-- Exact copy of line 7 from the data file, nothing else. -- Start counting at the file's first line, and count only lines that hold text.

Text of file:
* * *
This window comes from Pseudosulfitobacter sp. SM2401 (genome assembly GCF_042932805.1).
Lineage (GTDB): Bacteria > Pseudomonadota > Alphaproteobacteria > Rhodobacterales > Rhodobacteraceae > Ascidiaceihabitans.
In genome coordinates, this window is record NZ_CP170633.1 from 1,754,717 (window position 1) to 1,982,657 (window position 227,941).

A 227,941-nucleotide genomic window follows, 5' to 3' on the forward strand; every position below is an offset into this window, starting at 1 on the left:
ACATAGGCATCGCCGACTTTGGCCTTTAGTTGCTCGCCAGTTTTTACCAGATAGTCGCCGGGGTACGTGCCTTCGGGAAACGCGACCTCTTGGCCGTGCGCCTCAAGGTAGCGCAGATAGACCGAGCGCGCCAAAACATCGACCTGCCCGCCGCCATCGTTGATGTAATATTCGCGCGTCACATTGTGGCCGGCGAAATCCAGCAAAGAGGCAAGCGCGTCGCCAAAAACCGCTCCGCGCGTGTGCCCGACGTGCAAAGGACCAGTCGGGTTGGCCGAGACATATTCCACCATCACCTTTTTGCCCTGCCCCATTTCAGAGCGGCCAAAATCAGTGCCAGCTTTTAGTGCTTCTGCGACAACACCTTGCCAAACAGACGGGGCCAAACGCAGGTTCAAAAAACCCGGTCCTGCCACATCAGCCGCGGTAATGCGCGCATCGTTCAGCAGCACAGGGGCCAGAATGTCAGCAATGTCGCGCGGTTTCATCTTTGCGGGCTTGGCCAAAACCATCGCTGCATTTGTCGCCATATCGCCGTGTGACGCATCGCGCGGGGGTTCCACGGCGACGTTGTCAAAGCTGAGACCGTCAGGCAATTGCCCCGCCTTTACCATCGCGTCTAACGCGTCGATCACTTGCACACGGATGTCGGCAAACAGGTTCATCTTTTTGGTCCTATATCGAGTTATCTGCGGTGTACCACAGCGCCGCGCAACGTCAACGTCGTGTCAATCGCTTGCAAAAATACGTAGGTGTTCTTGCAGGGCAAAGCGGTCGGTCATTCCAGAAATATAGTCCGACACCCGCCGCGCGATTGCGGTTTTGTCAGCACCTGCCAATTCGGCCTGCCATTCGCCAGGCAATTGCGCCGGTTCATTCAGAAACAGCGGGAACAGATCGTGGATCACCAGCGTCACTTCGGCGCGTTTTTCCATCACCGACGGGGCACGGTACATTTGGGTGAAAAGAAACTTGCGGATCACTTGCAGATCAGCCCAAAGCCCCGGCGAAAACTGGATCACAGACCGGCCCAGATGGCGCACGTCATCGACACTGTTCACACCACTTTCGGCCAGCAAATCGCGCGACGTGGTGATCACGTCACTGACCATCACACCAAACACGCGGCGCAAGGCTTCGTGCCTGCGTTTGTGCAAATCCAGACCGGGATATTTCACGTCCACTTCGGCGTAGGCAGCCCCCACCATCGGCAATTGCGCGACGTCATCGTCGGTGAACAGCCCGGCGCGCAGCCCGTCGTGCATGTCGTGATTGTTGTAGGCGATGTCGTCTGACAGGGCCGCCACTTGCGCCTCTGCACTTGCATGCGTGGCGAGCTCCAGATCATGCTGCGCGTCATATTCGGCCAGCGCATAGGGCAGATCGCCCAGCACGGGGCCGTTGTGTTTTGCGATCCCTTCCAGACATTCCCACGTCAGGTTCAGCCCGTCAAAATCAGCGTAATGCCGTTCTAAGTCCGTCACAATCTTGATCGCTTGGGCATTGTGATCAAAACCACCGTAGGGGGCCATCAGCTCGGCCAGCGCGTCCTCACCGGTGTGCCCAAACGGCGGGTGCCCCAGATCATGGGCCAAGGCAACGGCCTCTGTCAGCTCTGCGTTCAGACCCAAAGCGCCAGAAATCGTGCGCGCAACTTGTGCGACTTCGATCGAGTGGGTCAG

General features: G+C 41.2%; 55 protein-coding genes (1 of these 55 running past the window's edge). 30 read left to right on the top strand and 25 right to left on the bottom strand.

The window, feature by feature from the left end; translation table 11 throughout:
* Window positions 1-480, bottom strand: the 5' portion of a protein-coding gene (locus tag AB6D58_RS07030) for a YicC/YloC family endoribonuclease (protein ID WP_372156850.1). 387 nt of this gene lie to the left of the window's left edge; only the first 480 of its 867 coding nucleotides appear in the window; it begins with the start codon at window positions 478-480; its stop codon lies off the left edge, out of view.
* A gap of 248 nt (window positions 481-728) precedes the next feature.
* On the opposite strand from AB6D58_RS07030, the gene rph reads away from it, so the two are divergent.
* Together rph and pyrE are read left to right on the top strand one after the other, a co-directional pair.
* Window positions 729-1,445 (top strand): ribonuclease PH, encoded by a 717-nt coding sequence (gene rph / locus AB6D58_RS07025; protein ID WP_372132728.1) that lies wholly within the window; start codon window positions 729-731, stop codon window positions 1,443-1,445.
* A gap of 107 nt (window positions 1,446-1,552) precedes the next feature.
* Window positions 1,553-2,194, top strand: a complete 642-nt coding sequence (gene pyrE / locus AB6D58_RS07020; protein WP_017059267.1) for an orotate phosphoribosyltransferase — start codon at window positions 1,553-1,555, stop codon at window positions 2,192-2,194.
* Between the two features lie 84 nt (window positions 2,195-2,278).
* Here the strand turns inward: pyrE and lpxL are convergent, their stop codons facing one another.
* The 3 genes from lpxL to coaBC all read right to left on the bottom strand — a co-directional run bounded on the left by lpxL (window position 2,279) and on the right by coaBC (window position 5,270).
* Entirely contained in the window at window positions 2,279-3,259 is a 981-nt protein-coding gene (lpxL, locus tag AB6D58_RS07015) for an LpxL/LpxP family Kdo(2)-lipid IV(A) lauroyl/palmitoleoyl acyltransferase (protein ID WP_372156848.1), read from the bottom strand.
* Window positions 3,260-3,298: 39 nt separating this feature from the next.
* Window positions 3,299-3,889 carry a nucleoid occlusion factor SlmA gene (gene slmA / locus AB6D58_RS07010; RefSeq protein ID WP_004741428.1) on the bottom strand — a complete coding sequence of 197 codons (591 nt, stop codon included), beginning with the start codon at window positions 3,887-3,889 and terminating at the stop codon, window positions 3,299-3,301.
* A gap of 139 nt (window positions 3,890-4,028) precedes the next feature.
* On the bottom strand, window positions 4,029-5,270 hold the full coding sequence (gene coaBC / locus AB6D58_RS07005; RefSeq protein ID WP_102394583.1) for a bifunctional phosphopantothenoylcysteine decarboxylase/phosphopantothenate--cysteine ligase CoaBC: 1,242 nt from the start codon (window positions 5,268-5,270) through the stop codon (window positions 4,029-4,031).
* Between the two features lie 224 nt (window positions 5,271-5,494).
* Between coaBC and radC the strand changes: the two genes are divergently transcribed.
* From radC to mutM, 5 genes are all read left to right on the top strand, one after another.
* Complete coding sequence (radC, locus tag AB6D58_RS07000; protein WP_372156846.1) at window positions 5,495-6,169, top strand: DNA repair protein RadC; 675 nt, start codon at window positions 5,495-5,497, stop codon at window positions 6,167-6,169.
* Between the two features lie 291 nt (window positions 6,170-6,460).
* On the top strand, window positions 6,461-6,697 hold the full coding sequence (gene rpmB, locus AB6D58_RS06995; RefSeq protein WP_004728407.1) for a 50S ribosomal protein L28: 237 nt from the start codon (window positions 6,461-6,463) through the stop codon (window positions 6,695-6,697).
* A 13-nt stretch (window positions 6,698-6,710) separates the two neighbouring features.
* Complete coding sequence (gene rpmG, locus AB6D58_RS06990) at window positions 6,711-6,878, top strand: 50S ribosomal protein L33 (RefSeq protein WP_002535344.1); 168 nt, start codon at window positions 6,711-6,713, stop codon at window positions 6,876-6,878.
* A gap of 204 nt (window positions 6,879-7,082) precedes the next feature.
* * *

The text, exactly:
The window, feature by feature from the left end; translation table 11 throughout: